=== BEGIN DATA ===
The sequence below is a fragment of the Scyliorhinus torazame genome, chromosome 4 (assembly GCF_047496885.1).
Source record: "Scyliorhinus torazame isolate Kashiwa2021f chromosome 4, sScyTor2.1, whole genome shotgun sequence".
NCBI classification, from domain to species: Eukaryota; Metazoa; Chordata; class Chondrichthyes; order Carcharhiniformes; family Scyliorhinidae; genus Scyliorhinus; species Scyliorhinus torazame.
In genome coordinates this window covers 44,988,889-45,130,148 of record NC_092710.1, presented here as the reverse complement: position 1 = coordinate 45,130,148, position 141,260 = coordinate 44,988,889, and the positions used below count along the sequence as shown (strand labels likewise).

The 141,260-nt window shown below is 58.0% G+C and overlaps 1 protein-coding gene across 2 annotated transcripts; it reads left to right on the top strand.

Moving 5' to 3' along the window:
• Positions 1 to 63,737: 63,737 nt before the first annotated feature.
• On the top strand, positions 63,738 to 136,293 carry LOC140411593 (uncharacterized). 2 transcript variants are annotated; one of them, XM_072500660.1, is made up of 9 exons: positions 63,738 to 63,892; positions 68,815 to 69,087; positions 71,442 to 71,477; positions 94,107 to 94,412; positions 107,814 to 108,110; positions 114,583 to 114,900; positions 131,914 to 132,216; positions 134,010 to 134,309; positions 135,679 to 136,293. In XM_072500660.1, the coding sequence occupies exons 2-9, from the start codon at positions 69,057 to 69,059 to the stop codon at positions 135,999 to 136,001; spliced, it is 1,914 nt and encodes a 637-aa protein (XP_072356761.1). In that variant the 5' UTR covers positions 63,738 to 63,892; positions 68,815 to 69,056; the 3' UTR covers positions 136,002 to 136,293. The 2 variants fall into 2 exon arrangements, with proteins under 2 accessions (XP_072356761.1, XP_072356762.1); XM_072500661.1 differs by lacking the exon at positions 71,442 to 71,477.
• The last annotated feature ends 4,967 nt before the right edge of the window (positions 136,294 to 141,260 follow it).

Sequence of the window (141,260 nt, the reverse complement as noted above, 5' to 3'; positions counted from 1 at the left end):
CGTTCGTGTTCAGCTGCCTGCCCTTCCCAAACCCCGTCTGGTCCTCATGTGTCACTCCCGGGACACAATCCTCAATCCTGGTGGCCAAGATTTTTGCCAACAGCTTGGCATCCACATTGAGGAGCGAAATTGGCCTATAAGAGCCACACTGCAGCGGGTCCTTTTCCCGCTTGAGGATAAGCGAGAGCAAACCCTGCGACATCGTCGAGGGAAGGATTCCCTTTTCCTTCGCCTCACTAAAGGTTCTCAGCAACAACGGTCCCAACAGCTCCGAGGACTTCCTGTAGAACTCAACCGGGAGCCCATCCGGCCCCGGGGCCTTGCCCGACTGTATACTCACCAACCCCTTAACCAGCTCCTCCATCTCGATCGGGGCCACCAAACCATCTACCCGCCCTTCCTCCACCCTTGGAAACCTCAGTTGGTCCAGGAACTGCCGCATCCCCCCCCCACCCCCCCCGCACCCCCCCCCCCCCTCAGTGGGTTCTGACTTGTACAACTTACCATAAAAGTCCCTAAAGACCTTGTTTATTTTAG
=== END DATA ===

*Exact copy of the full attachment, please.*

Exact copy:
The sequence below is a fragment of the Scyliorhinus torazame genome, chromosome 4 (assembly GCF_047496885.1).
Source record: "Scyliorhinus torazame isolate Kashiwa2021f chromosome 4, sScyTor2.1, whole genome shotgun sequence".
NCBI classification, from domain to species: Eukaryota; Metazoa; Chordata; class Chondrichthyes; order Carcharhiniformes; family Scyliorhinidae; genus Scyliorhinus; species Scyliorhinus torazame.
In genome coordinates this window covers 44,988,889-45,130,148 of record NC_092710.1, presented here as the reverse complement: position 1 = coordinate 45,130,148, position 141,260 = coordinate 44,988,889, and the positions used below count along the sequence as shown (strand labels likewise).

The 141,260-nt window shown below is 58.0% G+C and overlaps 1 protein-coding gene across 2 annotated transcripts; it reads left to right on the top strand.

Moving 5' to 3' along the window:
• Positions 1 to 63,737: 63,737 nt before the first annotated feature.
• On the top strand, positions 63,738 to 136,293 carry LOC140411593 (uncharacterized). 2 transcript variants are annotated; one of them, XM_072500660.1, is made up of 9 exons: positions 63,738 to 63,892; positions 68,815 to 69,087; positions 71,442 to 71,477; positions 94,107 to 94,412; positions 107,814 to 108,110; positions 114,583 to 114,900; positions 131,914 to 132,216; positions 134,010 to 134,309; positions 135,679 to 136,293. In XM_072500660.1, the coding sequence occupies exons 2-9, from the start codon at positions 69,057 to 69,059 to the stop codon at positions 135,999 to 136,001; spliced, it is 1,914 nt and encodes a 637-aa protein (XP_072356761.1). In that variant the 5' UTR covers positions 63,738 to 63,892; positions 68,815 to 69,056; the 3' UTR covers positions 136,002 to 136,293. The 2 variants fall into 2 exon arrangements, with proteins under 2 accessions (XP_072356761.1, XP_072356762.1); XM_072500661.1 differs by lacking the exon at positions 71,442 to 71,477.
• The last annotated feature ends 4,967 nt before the right edge of the window (positions 136,294 to 141,260 follow it).

Sequence of the window (141,260 nt, the reverse complement as noted above, 5' to 3'; positions counted from 1 at the left end):
CGTTCGTGTTCAGCTGCCTGCCCTTCCCAAACCCCGTCTGGTCCTCATGTGTCACTCCCGGGACACAATCCTCAATCCTGGTGGCCAAGATTTTTGCCAACAGCTTGGCATCCACATTGAGGAGCGAAATTGGCCTATAAGAGCCACACTGCAGCGGGTCCTTTTCCCGCTTGAGGATAAGCGAGAGCAAACCCTGCGACATCGTCGAGGGAAGGATTCCCTTTTCCTTCGCCTCACTAAAGGTTCTCAGCAACAACGGTCCCAACAGCTCCGAGGACTTCCTGTAGAACTCAACCGGGAGCCCATCCGGCCCCGGGGCCTTGCCCGACTGTATACTCACCAACCCCTTAACCAGCTCCTCCATCTCGATCGGGGCCACCAAACCATCTACCCGCCCTTCCTCCACCCTTGGAAACCTCAGTTGGTCCAGGAACTGCCGCATCCCCCCCCCACCCCCCCCGCACCCCCCCCCCCCCTCAGTGGGTTCTGACTTGTACAACTTACCATAAAAGTCCCTAAAGACCTTGTTTATTTTAG